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Wednesday, December 8, 2021
Amid the worst education crisis of our time caused by the COVID-19 pandemic, ECW’s new Results Report provides evidence on progress made in delivering inclusive, equitable quality education in emergencies and protracted crises.
GENEVA / NEW YORK, Aug 11 2020 - Education Cannot Wait launched its ‘Stronger Together in Crises – Annual Results Report 2019’ today, reaffirming itself as the global fund for education in emergencies and protracted crises. Since the Fund’s inception in 2016, its investments have reached nearly 3.5 million children and youth in many of the world’s worst humanitarian crises.
“Education Cannot Wait works to serve the 75 million children and youth – 39 million of whom are girls – whose education has been disrupted by armed conflicts, forced displacement, climate-change induced disasters and protracted crises. This new Annual Results Report shows ECW advancing from strength to strength, just three years into its operations,” said the Rt. Hon. Gordon Brown, UN Special Envoy for Global Education and Chair of the ECW High-Level Steering Group. “The report comes at an unprecedented time when the global education crisis is exacerbated by COVID-19. The pandemic has swept across the world, threatening decades of hard-won development gains: 90 per cent of the world’s school-age children and youth have had their education disrupted. As an innovative fund, Education Cannot Wait is breaking new ground, but more needs to be done. Financing is absolutely essential.”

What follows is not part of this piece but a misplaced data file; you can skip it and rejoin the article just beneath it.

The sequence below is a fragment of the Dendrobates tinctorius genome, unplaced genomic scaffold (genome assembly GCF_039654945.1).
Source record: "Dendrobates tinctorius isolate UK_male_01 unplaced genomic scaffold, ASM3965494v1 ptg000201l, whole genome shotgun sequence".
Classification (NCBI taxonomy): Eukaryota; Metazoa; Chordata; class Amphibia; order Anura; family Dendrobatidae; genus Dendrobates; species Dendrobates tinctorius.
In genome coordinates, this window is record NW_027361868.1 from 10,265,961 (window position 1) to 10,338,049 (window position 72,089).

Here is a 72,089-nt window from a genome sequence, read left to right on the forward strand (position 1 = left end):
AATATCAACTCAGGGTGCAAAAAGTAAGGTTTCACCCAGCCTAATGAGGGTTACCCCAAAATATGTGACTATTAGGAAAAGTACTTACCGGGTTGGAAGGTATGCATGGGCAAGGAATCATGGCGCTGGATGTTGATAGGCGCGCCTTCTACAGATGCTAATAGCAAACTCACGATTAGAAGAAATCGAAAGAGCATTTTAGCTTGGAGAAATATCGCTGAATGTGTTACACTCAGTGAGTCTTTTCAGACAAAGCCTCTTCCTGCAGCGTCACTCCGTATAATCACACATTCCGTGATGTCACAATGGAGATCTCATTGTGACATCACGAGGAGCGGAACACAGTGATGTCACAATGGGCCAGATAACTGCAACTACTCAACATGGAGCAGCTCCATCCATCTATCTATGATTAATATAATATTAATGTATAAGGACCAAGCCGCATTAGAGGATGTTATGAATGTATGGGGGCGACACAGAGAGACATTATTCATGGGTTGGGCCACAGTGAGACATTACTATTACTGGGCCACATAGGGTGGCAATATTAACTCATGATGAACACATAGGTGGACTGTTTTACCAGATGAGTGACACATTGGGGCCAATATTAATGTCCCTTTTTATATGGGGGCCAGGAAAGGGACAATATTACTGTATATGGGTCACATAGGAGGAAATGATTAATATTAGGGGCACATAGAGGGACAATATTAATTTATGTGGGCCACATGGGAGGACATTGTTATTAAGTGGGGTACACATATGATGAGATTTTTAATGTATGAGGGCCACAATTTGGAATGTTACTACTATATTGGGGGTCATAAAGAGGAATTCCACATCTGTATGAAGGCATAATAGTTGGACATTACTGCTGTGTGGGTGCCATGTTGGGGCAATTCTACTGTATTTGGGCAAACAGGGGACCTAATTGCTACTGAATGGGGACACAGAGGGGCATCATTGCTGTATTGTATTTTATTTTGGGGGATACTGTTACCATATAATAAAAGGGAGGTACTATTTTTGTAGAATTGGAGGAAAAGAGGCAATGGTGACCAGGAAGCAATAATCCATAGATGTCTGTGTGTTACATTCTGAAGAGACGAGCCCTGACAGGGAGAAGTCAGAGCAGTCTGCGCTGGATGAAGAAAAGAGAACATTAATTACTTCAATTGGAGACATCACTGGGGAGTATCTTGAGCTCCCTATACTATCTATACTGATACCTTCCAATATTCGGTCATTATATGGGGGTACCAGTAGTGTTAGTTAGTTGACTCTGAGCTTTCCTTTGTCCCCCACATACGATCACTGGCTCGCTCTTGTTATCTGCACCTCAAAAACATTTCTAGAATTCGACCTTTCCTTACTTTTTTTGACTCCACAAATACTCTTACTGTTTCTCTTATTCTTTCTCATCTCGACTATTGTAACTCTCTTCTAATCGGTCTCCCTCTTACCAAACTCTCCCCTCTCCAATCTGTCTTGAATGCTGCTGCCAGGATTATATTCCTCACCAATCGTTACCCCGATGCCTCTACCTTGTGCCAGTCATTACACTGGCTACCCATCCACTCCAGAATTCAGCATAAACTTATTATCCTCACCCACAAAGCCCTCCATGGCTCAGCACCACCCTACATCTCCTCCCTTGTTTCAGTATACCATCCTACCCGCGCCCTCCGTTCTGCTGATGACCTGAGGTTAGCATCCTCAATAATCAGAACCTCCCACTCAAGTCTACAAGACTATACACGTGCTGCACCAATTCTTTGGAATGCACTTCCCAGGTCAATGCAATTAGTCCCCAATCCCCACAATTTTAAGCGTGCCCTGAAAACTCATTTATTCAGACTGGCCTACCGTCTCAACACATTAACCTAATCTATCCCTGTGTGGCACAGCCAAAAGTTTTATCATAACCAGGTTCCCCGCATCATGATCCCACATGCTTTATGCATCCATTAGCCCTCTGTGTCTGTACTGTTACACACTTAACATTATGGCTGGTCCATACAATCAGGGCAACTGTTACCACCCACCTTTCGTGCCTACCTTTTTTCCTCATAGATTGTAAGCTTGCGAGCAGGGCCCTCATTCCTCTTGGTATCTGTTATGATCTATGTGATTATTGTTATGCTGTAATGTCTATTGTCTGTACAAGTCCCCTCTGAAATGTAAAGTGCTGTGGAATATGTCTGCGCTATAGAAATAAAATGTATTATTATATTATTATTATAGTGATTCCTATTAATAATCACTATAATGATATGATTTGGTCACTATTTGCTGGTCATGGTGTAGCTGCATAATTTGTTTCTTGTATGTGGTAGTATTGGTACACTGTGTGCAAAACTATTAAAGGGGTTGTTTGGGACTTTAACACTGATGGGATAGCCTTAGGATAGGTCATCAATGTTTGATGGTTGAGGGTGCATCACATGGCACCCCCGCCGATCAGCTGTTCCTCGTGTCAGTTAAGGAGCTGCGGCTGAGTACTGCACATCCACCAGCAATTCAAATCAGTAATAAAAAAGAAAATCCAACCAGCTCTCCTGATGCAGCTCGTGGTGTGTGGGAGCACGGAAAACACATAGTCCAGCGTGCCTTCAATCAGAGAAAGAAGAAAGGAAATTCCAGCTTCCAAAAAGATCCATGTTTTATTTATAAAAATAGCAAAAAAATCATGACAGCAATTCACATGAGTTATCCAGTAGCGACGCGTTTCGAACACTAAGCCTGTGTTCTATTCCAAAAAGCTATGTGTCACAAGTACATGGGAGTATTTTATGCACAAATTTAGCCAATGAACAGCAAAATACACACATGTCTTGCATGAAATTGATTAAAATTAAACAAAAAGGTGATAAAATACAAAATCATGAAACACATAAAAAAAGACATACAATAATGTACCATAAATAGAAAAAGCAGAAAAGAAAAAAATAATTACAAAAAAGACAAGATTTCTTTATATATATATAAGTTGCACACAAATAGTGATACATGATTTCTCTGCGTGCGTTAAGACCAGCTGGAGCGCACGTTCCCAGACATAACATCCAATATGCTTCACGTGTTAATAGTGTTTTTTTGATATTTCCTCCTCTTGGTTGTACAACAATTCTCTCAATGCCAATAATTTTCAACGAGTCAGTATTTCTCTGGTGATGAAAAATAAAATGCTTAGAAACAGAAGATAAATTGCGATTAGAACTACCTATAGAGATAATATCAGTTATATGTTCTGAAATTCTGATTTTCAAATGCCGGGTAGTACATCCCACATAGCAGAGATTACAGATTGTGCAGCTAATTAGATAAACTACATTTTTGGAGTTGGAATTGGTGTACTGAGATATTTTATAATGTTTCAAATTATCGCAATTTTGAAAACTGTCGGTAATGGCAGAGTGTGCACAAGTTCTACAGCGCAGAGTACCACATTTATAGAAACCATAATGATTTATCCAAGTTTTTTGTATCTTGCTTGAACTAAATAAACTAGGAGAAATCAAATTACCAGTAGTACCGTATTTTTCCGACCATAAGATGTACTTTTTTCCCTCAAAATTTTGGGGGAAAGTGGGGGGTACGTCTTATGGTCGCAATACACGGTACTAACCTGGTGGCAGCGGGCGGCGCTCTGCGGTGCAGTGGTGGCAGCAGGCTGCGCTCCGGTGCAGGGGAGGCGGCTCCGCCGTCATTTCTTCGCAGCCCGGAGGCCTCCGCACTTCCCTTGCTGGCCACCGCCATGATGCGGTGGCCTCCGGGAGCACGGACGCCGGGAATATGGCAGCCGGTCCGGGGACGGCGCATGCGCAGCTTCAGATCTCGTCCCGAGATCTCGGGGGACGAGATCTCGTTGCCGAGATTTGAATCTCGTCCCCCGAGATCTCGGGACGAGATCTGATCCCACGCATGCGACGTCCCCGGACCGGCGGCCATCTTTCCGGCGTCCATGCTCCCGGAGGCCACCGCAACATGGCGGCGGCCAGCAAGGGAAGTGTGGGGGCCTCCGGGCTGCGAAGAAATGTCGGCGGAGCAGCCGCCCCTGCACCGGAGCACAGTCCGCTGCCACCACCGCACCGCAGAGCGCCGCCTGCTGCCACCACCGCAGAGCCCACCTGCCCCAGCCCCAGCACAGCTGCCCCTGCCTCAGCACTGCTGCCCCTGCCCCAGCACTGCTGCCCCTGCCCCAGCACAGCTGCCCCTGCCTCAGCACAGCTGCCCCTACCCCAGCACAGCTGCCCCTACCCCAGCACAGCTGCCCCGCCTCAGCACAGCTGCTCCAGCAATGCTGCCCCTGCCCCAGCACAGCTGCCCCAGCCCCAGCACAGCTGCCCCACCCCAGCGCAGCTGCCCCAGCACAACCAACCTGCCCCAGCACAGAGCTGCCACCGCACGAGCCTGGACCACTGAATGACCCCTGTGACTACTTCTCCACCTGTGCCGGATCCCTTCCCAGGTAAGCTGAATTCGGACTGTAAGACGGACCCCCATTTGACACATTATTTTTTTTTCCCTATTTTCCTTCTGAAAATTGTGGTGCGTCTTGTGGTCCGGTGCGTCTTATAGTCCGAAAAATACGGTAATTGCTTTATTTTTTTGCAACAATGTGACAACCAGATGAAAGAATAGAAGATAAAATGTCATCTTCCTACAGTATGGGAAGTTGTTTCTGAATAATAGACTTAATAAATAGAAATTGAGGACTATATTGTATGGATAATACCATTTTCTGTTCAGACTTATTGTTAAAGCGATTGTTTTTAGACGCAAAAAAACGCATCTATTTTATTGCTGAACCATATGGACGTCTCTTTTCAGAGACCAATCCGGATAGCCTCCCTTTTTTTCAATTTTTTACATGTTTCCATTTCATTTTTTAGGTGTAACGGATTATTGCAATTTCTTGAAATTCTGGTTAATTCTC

The report provides evidence that ECW’s partnership model is spurring progress in delivering inclusive, equitable quality education for children and youth caught in emergencies and protracted crises. It shows growing political commitment for the emergency education sector and increased prioritization of education in humanitarian appeals: humanitarian funding for education grew five-fold from 2015 to 2019, with more than US$700 million committed in 2019. The share of funding dedicated to the education sector as part of the total sector-specific humanitarian aid globally also continued to rise, reaching 5.1 per cent in 2019.
To date, ECW has mobilized $662.3 million, including $252.8 million from both public and private donors in 2019. The Fund substantially increased its operations in 2019, disbursing $130.7 million to 75 grantees to support education in emergencies and protracted crises responses in 29 countries. The report shows that ECW is providing the impetus for quicker education responses in the face of sudden-onset crises, and is strengthening coherence between humanitarian and development aid interventions. It also captures encouraging trends in terms of strengthening national and local capacities to respond, as well as improving data, evidence and accountability for the sector.